It's a simple difference in perception. Paul and other conservatives, particularly those of a Libertarian bent, or in LDS culture, the followers of Skousen and the ultra-conservatives, are offended by classifications of people by groups that give them "special rights." (Of course, if it is a group under "states rights doctrine," that is somehow OK).
This is the problem some have with the Fourteenth Amendment and the way the laws and the courts have protected certain classifications of people based on race, national origin, gender, and by some courts but not yet generally in statutory law, on sexual orientation.
The problem is in looking at this backwards. The laws and interpretations under the Fourteenth Amendment did not arise out of nowhere because a group of people wanted to start some kind of special club. The classifications were made not by the groups, but by those in the majority--or sometimes more powerful minorities--creating the classifications through law or disparate treatment because of the classification. The most obvious example being racial segregation. Before that, there was slavery of a particular "group" based on the color of their skin, amazingly protected as property rights under our Constitution.
Even if you say that once we got the Fourteenth (as well as the Thirteenth) Amendments and the Civil Rights Laws of the 1960s and even the societal changes that "racism" is now a bad thing, ignoring this history and that there still exists real and potential problems as evidenced by our history, still causes me some problems. Right now as we speak, classes of people, directly or indirectly, are subject to having rights denied as individual human beings that are assumed by everyone else to be unalienable rights granted by our Creator.
Just a few examples of current concern:
1) Harsh, local enforcement of immigration laws and suspicions tending to fall on people of brown skin, Spanish language, or other indicators of possible Hispanic heritage regardless to whether they are US Citizens whose ancestors have been for generations, or somebody who just came over the border. And it impacts all those of Hispanic identity much differently than those descended from northern Europeans.
2) New restrictions on voting requiring enhanced identification in the very states that disenfranchised African-Americans under law for more than a century. When alternate forms of identification could be used, the restrictions focus on forms of ID that are not common to many who simply don't drive cars--an impact disproportionately falling on racial minorities of less income.
3) The potential profiling (classification) of people of a certain religion because people of that religion flew the planes into the Pentagon and the Twin Towers. We have done these sorts of things before as in the case of the Japanese internment camps of World War II--which wasn't that long ago. After the Oklahoma City Bombing, there was some attention to radical right wing groups in this country, but there was no general sentiment to profile young, white, Christian Army Vets because, of course, the vast majority of them were in no way connected to Tim McVeigh's radicalism--sort of like the vast majority of Muslims and 9-11.Most Libertarians even agree with these concerns even if the analysis is a little different.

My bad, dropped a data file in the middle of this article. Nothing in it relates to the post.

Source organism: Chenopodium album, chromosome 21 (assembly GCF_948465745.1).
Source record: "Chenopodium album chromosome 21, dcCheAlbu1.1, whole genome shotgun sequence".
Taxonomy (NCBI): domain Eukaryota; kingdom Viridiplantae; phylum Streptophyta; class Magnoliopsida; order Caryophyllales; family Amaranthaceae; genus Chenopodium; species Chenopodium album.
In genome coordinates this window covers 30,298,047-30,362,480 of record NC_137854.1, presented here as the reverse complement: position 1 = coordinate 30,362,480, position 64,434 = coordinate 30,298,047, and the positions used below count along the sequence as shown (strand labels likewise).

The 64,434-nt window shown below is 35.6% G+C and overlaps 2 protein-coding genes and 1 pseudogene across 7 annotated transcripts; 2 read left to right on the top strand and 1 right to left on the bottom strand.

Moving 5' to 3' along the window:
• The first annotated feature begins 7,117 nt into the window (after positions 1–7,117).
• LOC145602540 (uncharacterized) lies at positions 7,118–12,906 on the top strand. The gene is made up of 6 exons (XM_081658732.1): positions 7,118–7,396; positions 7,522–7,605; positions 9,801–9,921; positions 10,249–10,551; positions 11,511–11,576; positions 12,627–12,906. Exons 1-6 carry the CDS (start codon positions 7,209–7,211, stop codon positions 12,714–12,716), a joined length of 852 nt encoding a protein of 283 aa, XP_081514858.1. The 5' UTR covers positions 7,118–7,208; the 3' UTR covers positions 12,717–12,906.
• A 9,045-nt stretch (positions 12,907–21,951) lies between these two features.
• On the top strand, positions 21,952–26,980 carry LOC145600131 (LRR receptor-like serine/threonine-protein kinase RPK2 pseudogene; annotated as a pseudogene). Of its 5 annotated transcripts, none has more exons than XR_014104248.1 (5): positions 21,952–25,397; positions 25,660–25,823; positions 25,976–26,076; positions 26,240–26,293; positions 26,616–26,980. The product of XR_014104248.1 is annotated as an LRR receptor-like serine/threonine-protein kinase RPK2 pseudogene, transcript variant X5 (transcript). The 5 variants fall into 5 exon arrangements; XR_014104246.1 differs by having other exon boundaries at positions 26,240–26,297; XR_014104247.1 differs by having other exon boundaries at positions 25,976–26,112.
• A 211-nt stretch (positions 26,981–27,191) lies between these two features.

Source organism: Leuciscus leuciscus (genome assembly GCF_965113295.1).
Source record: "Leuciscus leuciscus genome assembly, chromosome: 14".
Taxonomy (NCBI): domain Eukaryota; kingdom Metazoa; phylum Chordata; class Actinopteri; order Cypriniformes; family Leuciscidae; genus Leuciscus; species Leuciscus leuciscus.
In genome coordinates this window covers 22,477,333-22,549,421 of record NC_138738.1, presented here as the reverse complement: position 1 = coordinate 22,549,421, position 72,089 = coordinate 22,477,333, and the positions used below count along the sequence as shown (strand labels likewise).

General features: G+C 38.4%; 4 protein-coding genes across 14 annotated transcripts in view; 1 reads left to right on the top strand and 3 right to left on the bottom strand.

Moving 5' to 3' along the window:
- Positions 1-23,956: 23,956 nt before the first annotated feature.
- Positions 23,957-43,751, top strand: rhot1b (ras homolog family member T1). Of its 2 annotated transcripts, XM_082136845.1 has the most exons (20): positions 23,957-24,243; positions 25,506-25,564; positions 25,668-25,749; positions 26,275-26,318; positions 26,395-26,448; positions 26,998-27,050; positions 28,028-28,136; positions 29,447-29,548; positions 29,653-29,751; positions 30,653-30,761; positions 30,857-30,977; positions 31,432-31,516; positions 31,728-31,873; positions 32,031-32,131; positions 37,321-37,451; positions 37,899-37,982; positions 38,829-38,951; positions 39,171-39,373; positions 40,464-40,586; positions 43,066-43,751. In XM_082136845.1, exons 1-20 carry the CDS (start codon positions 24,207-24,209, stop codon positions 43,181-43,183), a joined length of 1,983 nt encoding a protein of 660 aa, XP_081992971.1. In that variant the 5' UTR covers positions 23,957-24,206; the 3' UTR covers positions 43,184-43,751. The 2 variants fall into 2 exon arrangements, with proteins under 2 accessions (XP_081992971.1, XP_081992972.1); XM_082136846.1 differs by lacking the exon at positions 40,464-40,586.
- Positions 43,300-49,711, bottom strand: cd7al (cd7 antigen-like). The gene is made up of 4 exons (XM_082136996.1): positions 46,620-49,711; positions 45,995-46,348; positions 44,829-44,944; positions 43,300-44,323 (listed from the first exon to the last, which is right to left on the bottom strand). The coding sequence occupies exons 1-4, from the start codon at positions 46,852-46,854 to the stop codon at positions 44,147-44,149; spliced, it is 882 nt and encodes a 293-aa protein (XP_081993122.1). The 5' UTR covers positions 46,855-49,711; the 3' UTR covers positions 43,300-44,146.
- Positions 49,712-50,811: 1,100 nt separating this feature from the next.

Now, the legal arguments and analysis do get convoluted and confusing in these areas. I don't even follow all the distinctions of "suspect" or "protected" classes under Fourteenth Amendment analysis, but the concepts are able to be learned and discussed. The whole idea that there are people struggling out there to address these concepts. If more work to address these concerns and find the common ground and principles of human freedom we can all respect, we can work it out better than it currently is.
Once again, I am only looking for equal opportunity and a fair playing field for all . I do not demand or expect equal results for every individual under some utopian red-herring of redistributionism. Yet when whole classes of people end up disadvantaged because of some inherent trait or belief system, yeah, that's something we need to address.
What I utterly reject is a return to a past that was only better for those who imagine it so, generally those not of these classes of people who were adversely impacted. So many who disparage these classifications tend to reflect the same attitudes of those who defended slavery before the Civil War and racial segregation until the 1960s as a form of a God-given American freedoms (for the white "group.")
The article about Ron Paul's views conclude with this:
Paul's campaign manager Jesse Benton defended the book [by Paul from the 1980s] and said that the candidate "has been speaking out for decades that rights do not come from belonging to a group."
"Rights come because we are all individuals, endowed by our creator, and Americans must look beyond race or creed and recognize that we all deserving of the same Liberty," Benton told CNN in an email. "This truth is a tenant of natural law and the only way we will achieve a color blind and truly free society."I agree that "rights do not come from belonging to a group." And "natural law" and "color-blind, free societies" would be great things to believe in if only history and current reality weren't in the way.